Patients living with heart failure in Northern Ireland will, for the first time have their medication prescribed directly for them by nurses working in a specialist role in the Belfast, Northern and Western Health and Social Care Trust areas.
The pilot project will mean patients can get the medicine they need urgently without having to get a prescription from GP and then take this to a pharmacy.
Brenda Creaney, Executive Director of Nursing, Belfast Health and Social Care Trust said, “Approximately 17,000 patients in Northern Ireland are diagnosed with heart failure and it accounts for about 5% of all emergency admissions. A prescribing Heart Failure Nurse will mean the patient does not have to go to the GP for a prescription and will enable the patient to receive the right medicine, at the right time from the right healthcare professional.”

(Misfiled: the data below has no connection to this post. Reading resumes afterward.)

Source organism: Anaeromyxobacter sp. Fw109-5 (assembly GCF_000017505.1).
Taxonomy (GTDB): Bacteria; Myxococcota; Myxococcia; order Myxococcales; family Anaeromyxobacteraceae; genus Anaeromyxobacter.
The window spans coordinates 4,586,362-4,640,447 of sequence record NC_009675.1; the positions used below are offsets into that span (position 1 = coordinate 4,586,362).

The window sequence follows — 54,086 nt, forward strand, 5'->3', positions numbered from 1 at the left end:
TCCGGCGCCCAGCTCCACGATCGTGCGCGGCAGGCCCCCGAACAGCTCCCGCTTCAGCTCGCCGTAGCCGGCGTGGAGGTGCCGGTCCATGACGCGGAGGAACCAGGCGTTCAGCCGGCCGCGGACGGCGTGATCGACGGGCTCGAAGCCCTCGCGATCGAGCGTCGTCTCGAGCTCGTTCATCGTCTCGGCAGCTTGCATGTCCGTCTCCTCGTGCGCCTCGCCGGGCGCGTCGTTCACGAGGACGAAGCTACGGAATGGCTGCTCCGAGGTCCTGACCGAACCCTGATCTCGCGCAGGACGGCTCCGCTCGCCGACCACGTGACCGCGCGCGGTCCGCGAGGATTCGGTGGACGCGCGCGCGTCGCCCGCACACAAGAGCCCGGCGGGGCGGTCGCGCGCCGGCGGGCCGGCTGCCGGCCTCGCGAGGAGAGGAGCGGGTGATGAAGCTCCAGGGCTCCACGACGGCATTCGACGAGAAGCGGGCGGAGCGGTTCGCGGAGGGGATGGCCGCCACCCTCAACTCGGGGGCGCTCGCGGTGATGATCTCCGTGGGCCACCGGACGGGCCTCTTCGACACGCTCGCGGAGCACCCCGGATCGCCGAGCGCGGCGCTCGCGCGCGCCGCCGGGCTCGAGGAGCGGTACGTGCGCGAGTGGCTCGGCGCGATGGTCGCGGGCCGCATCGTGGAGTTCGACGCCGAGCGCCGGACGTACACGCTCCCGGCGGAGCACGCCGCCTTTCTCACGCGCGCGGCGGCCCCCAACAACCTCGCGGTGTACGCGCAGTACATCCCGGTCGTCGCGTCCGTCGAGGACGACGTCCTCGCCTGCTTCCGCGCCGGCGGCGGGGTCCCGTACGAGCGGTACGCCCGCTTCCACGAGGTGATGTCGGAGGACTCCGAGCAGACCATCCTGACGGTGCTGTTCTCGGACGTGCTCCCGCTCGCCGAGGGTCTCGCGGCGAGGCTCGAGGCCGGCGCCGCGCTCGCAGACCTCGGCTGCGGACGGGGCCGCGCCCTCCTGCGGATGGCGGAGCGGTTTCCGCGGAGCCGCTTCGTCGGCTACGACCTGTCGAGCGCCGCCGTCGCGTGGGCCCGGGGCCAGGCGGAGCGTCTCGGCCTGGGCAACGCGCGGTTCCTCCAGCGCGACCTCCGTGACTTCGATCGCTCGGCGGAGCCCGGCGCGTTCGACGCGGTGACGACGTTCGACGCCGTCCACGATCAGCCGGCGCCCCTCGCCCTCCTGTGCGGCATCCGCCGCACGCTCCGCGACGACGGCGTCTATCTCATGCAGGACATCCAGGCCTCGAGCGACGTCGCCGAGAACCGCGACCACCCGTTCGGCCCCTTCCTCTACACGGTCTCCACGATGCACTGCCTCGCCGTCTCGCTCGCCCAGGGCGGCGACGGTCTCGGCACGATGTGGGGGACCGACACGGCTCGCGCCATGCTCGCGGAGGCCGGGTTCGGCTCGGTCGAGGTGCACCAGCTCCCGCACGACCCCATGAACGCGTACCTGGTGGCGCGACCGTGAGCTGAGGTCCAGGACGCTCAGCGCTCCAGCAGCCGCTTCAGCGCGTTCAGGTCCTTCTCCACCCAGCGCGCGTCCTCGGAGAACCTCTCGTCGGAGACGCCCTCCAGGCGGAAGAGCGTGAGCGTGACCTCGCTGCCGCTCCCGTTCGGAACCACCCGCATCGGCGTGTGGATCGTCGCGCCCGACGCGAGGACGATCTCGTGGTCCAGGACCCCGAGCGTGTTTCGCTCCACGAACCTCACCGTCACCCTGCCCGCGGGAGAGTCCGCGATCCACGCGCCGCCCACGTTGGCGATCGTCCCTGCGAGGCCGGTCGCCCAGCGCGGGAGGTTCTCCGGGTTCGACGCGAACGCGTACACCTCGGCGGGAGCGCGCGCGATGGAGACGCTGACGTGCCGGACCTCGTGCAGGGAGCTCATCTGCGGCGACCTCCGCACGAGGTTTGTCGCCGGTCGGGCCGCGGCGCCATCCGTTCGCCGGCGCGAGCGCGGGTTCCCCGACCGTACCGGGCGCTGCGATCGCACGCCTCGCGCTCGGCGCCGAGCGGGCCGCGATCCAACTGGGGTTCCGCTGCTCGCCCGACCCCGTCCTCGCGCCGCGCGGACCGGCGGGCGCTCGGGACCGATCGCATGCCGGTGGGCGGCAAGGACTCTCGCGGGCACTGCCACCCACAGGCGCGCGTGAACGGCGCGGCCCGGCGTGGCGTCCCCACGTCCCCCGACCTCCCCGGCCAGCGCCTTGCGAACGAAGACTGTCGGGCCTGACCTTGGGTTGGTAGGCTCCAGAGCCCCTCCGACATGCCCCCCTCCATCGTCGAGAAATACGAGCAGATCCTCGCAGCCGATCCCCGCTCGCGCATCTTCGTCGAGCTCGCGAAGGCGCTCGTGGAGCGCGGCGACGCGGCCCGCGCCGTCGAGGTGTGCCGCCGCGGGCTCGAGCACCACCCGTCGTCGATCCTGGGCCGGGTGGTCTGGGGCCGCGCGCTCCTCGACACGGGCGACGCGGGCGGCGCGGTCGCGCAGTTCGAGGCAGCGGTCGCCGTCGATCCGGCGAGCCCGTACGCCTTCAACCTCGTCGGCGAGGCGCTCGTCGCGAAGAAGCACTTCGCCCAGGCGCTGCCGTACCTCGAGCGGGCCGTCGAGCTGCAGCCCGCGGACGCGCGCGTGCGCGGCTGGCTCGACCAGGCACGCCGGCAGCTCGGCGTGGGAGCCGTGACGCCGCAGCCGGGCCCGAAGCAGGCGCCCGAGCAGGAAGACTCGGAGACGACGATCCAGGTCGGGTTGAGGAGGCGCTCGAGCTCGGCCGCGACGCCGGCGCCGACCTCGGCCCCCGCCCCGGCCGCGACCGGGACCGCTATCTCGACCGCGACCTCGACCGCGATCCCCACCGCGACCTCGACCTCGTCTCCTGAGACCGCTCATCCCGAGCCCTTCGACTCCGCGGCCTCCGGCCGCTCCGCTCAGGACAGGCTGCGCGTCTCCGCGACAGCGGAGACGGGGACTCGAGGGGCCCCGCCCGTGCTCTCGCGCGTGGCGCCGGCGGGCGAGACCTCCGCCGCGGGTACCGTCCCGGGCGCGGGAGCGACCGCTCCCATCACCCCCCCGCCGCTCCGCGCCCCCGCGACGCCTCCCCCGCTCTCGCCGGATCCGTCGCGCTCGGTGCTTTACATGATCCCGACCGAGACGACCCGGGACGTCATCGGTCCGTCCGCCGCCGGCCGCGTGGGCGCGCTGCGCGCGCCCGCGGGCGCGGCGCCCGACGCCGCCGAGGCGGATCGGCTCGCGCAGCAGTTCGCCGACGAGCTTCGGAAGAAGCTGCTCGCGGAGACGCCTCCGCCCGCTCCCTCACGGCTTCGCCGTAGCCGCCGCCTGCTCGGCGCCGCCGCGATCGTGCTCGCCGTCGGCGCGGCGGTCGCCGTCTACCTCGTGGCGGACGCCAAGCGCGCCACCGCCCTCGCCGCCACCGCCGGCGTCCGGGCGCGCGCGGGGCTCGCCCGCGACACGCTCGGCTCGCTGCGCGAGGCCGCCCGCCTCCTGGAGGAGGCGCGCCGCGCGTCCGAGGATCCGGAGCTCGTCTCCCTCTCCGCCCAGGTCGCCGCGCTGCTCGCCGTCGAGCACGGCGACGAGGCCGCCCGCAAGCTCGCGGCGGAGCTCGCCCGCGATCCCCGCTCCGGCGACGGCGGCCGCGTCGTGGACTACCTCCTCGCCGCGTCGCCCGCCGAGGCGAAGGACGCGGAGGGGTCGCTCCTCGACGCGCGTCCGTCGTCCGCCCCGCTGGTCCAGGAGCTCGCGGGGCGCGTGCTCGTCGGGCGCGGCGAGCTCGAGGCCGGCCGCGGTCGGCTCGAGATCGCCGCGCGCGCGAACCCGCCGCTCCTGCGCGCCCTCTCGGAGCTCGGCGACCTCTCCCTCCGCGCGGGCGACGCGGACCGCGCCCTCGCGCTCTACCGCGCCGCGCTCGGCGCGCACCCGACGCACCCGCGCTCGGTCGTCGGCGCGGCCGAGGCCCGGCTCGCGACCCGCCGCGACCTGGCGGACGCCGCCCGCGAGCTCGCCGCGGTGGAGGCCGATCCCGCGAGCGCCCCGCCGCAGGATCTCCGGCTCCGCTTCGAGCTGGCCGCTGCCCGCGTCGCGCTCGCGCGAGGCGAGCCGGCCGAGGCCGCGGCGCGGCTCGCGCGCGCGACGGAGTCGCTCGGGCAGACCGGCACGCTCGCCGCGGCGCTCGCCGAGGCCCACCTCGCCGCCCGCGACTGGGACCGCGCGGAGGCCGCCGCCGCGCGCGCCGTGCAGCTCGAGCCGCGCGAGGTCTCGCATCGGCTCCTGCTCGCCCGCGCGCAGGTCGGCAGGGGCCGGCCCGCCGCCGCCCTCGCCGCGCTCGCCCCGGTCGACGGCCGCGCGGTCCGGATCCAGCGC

This pilot will help to reduce delays in patients getting urgent medication and reduce both unnecessary appointments and pressure on GPs.
To ensure continuity of the patient’s care, nurses will keep GPs informed about any medicine which has been prescribed.
Once a patient has been stabilised on their heart failure medication, ongoing prescriptions and monitoring of a patient will be carried out by the patient’s GP.
Andrea Linton, Pharmacy and Medicines Management Co-ordinator, Health and Social Care Board said, “This new pilot will improve access to medicines, reduce duplication of effort and utilise the skills and experience of nurse prescribers. Over the next few months, we will be testing the efficacy of this programme and identifying the benefit to patients.”
The pilot will be tested initially in the Belfast, Western and Northern Health and Social Care Trust areas until June 2021 before being fully evaluated.